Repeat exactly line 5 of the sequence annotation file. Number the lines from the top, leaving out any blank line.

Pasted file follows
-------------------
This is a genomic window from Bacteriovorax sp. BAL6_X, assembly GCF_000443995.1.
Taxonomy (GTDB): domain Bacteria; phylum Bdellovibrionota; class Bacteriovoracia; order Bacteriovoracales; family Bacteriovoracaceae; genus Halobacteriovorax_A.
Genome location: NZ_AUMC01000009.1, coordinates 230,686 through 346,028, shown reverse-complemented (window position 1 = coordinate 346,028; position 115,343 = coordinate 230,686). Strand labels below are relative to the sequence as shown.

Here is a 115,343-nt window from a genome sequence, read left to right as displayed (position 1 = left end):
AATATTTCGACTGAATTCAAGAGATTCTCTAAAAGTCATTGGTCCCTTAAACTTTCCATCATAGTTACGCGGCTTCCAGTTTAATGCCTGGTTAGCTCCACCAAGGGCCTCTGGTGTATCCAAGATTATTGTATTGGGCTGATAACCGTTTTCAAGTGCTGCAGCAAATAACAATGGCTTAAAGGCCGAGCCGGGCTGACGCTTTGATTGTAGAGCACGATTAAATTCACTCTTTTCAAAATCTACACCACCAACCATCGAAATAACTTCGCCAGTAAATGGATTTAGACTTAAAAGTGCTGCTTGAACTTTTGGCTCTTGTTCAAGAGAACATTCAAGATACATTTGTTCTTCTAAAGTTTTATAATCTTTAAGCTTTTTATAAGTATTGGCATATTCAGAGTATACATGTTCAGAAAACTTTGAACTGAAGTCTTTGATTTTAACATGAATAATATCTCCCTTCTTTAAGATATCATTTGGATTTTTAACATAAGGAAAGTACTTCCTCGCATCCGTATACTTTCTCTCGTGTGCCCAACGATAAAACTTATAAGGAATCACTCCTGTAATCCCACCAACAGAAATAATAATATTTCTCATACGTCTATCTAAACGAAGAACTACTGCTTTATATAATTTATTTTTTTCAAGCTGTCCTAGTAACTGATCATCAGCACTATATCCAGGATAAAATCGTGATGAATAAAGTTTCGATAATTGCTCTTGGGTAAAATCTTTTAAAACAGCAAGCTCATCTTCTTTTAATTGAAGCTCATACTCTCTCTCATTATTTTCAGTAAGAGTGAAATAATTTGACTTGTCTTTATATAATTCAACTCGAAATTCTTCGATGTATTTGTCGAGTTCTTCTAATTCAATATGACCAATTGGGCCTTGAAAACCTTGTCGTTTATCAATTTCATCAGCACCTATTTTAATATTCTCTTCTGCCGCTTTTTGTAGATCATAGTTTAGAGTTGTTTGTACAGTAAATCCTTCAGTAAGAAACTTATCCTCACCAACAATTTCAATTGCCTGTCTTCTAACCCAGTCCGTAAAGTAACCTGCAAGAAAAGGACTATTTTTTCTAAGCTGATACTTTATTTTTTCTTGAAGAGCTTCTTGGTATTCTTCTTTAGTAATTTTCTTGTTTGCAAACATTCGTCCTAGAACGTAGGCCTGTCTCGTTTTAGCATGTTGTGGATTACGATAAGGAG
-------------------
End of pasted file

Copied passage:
AATATTTCGACTGAATTCAAGAGATTCTCTAAAAGTCATTGGTCCCTTAAACTTTCCATCATAGTTACGCGGCTTCCAGTTTAATGCCTGGTTAGCTCCACCAAGGGCCTCTGGTGTATCCAAGATTATTGTATTGGGCTGATAACCGTTTTCAAGTGCTGCAGCAAATAACAATGGCTTAAAGGCCGAGCCGGGCTGACGCTTTGATTGTAGAGCACGATTAAATTCACTCTTTTCAAAATCTACACCACCAACCATCGAAATAACTTCGCCAGTAAATGGATTTAGACTTAAAAGTGCTGCTTGAACTTTTGGCTCTTGTTCAAGAGAACATTCAAGATACATTTGTTCTTCTAAAGTTTTATAATCTTTAAGCTTTTTATAAGTATTGGCATATTCAGAGTATACATGTTCAGAAAACTTTGAACTGAAGTCTTTGATTTTAACATGAATAATATCTCCCTTCTTTAAGATATCATTTGGATTTTTAACATAAGGAAAGTACTTCCTCGCATCCGTATACTTTCTCTCGTGTGCCCAACGATAAAACTTATAAGGAATCACTCCTGTAATCCCACCAACAGAAATAATAATATTTCTCATACGTCTATCTAAACGAAGAACTACTGCTTTATATAATTTATTTTTTTCAAGCTGTCCTAGTAACTGATCATCAGCACTATATCCAGGATAAAATCGTGATGAATAAAGTTTCGATAATTGCTCTTGGGTAAAATCTTTTAAAACAGCAAGCTCATCTTCTTTTAATTGAAGCTCATACTCTCTCTCATTATTTTCAGTAAGAGTGAAATAATTTGACTTGTCTTTATATAATTCAACTCGAAATTCTTCGATGTATTTGTCGAGTTCTTCTAATTCAATATGACCAATTGGGCCTTGAAAACCTTGTCGTTTATCAATTTCATCAGCACCTATTTTAATATTCTCTTCTGCCGCTTTTTGTAGATCATAGTTTAGAGTTGTTTGTACAGTAAATCCTTCAGTAAGAAACTTATCCTCACCAACAATTTCAATTGCCTGTCTTCTAACCCAGTCCGTAAAGTAACCTGCAAGAAAAGGACTATTTTTTCTAAGCTGATACTTTATTTTTTCTTGAAGAGCTTCTTGGTATTCTTCTTTAGTAATTTTCTTGTTTGCAAACATTCGTCCTAGAACGTAGGCCTGTCTCGTTTTAGCATGTTGTGGATTACGATAAGGAG